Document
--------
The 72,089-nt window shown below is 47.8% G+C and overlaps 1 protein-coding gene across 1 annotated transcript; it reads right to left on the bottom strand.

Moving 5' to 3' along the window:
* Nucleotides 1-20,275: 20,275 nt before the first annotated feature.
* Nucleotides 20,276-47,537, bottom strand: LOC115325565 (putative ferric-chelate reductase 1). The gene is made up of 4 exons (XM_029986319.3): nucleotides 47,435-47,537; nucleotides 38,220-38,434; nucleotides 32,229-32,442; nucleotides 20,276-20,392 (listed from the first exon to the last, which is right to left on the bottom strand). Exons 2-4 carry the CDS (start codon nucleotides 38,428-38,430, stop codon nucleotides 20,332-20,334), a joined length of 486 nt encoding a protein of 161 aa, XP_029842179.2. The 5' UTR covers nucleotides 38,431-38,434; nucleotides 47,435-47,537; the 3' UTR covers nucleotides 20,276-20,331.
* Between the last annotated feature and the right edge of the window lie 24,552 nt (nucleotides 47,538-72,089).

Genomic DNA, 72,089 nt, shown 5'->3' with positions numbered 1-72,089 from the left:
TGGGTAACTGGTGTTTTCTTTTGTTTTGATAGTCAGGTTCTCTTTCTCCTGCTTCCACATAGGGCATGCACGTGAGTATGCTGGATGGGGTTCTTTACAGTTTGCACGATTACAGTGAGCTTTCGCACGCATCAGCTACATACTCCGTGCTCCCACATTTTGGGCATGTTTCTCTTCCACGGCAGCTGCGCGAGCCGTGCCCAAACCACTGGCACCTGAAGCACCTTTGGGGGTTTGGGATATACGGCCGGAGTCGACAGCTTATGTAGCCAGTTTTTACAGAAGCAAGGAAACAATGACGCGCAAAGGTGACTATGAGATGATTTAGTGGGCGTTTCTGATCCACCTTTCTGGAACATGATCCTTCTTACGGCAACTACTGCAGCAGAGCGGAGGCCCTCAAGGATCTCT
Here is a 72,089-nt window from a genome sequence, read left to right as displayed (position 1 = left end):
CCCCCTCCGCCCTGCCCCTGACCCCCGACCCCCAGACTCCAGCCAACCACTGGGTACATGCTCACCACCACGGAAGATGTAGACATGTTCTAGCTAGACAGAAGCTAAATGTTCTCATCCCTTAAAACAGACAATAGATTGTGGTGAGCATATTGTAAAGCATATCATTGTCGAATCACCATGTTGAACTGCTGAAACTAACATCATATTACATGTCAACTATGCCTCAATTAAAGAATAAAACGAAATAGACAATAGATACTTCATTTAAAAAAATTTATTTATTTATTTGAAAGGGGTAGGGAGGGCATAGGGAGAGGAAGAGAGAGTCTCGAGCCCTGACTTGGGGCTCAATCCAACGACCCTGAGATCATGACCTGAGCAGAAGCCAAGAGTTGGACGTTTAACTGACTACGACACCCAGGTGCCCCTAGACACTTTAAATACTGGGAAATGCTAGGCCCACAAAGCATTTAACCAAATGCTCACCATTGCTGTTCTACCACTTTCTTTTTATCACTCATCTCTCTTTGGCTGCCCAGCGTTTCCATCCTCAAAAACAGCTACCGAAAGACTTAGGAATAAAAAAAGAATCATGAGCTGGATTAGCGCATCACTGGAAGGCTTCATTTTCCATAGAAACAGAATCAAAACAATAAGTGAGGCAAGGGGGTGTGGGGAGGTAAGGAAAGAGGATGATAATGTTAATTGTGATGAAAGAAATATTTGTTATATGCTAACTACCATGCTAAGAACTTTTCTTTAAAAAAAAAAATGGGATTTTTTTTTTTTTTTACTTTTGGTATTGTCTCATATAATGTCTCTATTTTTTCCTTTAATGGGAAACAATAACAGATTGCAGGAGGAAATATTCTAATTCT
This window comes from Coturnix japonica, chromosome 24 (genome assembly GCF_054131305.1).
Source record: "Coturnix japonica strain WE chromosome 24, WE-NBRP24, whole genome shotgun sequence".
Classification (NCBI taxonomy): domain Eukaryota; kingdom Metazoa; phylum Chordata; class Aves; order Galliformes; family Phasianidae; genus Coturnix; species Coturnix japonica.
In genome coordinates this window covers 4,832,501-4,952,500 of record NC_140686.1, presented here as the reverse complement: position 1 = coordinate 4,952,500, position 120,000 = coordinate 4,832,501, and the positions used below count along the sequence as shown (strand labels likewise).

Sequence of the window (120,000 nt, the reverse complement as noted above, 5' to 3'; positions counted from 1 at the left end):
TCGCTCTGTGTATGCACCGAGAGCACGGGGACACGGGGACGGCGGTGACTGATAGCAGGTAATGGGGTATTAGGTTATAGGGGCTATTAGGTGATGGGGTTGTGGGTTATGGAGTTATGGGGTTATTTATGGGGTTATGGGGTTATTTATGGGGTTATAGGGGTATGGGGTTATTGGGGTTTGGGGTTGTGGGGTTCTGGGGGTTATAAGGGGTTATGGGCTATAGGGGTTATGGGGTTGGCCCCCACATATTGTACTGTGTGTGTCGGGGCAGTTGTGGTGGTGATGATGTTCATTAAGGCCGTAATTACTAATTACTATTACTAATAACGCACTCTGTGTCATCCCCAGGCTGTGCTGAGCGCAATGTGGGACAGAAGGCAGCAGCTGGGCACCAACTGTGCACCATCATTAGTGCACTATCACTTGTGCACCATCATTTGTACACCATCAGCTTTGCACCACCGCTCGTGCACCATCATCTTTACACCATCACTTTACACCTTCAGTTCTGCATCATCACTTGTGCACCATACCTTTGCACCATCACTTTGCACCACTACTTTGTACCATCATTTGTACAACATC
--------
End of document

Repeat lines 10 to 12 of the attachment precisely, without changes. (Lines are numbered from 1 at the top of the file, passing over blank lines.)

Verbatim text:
This window comes from Coturnix japonica, chromosome 24 (genome assembly GCF_054131305.1).
Source record: "Coturnix japonica strain WE chromosome 24, WE-NBRP24, whole genome shotgun sequence".
Classification (NCBI taxonomy): domain Eukaryota; kingdom Metazoa; phylum Chordata; class Aves; order Galliformes; family Phasianidae; genus Coturnix; species Coturnix japonica.